It’s the morning and evening prayer recited by every observant Jew to this day, the Shema: Hear O Israel, the Lord our God, the Lord is One - Shema Yisrael, Adonai Eloheinu, Adonai Echad, followed by the appeal to love the

Eternal One with all one’s being, followed by a clarification that what this looks like is loving one’s neighbor as if it were one’s own self one is honoring.

It’s another way of summarizing all of scripture while standing on one leg.

It’s a beautiful answer to a beautiful question.

And incidentally, this passage from Mark was the top vote getter in our Twelve Scriptures project. Which was not only a very frugal two for the price of one selection, but when your top scripture is the one where Jesus names his top scriptures, you’re probably on to something.

The scribe affirms Jesus’s response - perhaps had come to the same conclusion in his countless hours of prayerful labor.  And Jesus tells him he is not far from the kingdom of God.  A rare affirmation for a scribe in the gospels. 

There’s something very powerful and necessary going on in this story that translates directly into our time.  The amount of “content” - as we now call it – the amount of content available to us is so vast it’s hard to calculate.  Terabytes and Terabytes of text and image, information, entertainment, and persuasion.  Far more than the many scrolls this scribe had at his fingertips, although, interestingly, after several centuries of books replacing scrolls, we seem to be back to scrolling.  And there are so many scribes, so many content creators, and content sharing.  We are not lacking for teachings and instruction, told from every angle. 

Which makes the question all the more important.  What of this is important?  What’s the signal in the noise?  What’s most important? 

There’s a project for you. 

As a project, it involves a lot of sifting and sorting out.  And funneling down, narrowing. 

Sometimes life will give us a big nudge or push into this project.  A few weeks ago Jon Lucas gave us a window into what this is looking like for him.  He brought his young son Henry up with him to lead the Children’s Time, sharing about how having Henry has caused him to rethink all his priorities, especially in relation to work.  Yeah, kids will do that.

And good work can do that too.  If and when one finds the place where one’s skills and passions intersect with something the world needs, there can be a clarity of purpose about the small but focused part one has to play in a much larger whole.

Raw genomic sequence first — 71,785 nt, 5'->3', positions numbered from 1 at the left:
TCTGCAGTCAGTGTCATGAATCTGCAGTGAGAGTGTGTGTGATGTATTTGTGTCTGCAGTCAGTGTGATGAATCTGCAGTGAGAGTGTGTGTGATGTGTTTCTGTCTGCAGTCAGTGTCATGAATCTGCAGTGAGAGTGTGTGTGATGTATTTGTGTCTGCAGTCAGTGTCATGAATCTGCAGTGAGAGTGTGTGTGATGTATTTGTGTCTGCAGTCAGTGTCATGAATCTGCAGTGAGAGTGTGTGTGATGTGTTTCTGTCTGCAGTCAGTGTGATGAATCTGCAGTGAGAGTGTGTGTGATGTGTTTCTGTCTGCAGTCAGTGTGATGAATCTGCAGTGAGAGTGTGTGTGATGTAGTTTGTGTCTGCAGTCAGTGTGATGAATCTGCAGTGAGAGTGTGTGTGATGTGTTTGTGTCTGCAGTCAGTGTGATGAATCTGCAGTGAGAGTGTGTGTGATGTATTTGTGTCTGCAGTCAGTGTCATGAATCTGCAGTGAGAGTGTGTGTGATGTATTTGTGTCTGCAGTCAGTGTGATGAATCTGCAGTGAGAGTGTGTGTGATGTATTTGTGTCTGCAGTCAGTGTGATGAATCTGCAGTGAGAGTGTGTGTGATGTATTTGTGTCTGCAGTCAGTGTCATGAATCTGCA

If you have ever had a near death experience, or walked alongside someone facing a terminal illness, you know how clarifying that can be, where the non-essential things fall away, and the good gift that rests at the center of your life becomes the gravitational point around which everything else must now orbit. 

Sometimes our spiritual practices can help us gain clarity without life having to clobber us across the head. There’s a grace, even a joy, in this narrowing.  When you ask the question – which commandment is first of all – and you actually get an answer, one that you know is as true an answer you’ll ever get in this lifetime, you are indeed not far from the kingdom of God.

Whatever the specifics of that answer – the faces, the tasks or non-tasks, the use of time – we are on the right track if it tracks with the answer Jesus gave to the same question.  It involves our entire being – heart, soul, mind, and strength, no part left out - in service to the Eternal One.  And it involves the good of our neighbor, which as Jesus illustrates elsewhere, might not actually be your friendly Mr Rogers type neighbor.  And it involves the good of ourself.  How can we love our neighbor as ourself if we don’t know how to love ourself?  Even better, you recognize that your selfhood doesn’t end at the borders of your skin.  The other is an extended part of our self, and in loving the other, we are loving and honoring the self that is greater than our small self,  We could call it the baby Henry revelation, the moment you realize a part of your self is looking back at you through a different set of eyes.  Love you neighbor as your self.

With so many options, so much content to scroll, so many demands on our time, it’s a beautiful thing to narrow things down to what is first of all.

And, paradoxically - because we’re talking about God here so of course there’s paradox involved – paradoxically, the great narrowing leads to a great expansiveness. 

Matthew and Luke also record this exchange but Mark is only one to include the Shema at the beginning – Hear O Israel, the Lord our God, the Lord is One.  And I love that Mark does this.  Because the one thing, the one command, is what the scribe is after.  Which narrows things down and leaves a lot of other things out.  But the Oneness of God is vast and expansive and all-encompassing.  Being grounded in the one thing, puts us in union with the undivided oneness of God, the Spirit and Energy that pervades all things.    

Narrowing leads to broadening.  It becomes less about what we do, and more about how we are in whatever we’re doing.  Love takes countless forms.  It’s the one thing that can become all things.  It’s the closest human expression we have to participating in the oneness of God.  Love is the ultimate encounter.